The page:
Information on Galapagos Islands

Information on Galapagos Islands
The Galapagos Islands lie 600 miles west of Ecuador, the country to which they politically belong. But the Galapagos are, famously, a world apart--their own world indeed, isolated by the great restless Pacific, full of plants and animals found nowhere else.


Nineteen islands and many smaller rock outposts cast amidst 23,000 square miles of ocean comprise the Galapagos, which are volcanic in origin. Isabela, at 82 miles long, is the largest of the islands.


While the islands were first officially discovered in 1535 by an off-course Spanish ship, the most famous aspect of their history is likely Charles Darwin's visit 300 years later as part of the HMS Beagle crew. Darwin's observations on the islands greatly influenced his theory of natural selection, introduced in his 1859 treatise, "On the Origin of Species."


Darwin found much to ponder on the Galapagos because their plants and animals, most of which appear to have originated in Central and South America, have evolved in isolation from the mainland into highly unique types. Species found nowhere else in the world, as is the case for many in the Galapagos, are called "endemic." Examples include the marine iguana, the only modern-day seagoing lizard, and the flightless cormorant.

The Seas

Lying along the Equator, the Galapagos are enveloped in a productive confluence of several ocean currents, most notably the cold Humboldt. The collision of cold and warm currents creates upwellings, where cooler waters rich in nutrients rise to the surface and help support the islands' intricate foodweb.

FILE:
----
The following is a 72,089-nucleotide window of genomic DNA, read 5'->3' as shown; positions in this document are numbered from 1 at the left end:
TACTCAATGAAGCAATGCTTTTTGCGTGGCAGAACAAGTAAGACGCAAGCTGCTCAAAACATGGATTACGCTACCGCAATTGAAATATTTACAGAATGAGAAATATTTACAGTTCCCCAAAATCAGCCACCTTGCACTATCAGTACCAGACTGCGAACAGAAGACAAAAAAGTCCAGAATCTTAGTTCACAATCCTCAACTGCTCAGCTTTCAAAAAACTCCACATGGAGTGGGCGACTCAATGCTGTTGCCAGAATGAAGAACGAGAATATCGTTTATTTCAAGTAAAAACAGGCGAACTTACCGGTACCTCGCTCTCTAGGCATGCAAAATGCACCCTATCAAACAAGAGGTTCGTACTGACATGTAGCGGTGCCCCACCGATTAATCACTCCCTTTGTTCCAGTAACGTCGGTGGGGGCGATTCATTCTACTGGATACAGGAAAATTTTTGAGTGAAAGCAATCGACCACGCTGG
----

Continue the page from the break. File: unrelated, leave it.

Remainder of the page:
Climate and Vegetation

The oceanic volatility contributes to the climate of the Galapagos, typified by a hot season of high temperatures and rain and a drier, misty cool season. On many larger islands, cactus woodland of lower, arid elevations grade to moister forest higher up, and barren highlands in the loftiest elevations (the highest point in the Galapagos is Mount Azul on Isabela at 5,541 feet).

Ecology and Tourism

The Galapagos, which today support a mostly Ecuadorian population on several islands, are a hot tourist destination. Not least of the attractions is the unique and remarkable wildlife: from the giant tortoises (which can live well over a century) and marine iguanas to great seabird colonies and congregations of fur seals, sharks, penguins and other sea life.

Article Written By Ethan Schowalter-Hay

Ethan Schowalter-Hay is a writer and naturalist living in Oregon. He has written for the "Observer," the Bureau of Land Management and various online publishers. He holds a Bachelor of Science in wildlife ecology and a graduate certificate in geographic information systems from the University of Wisconsin.

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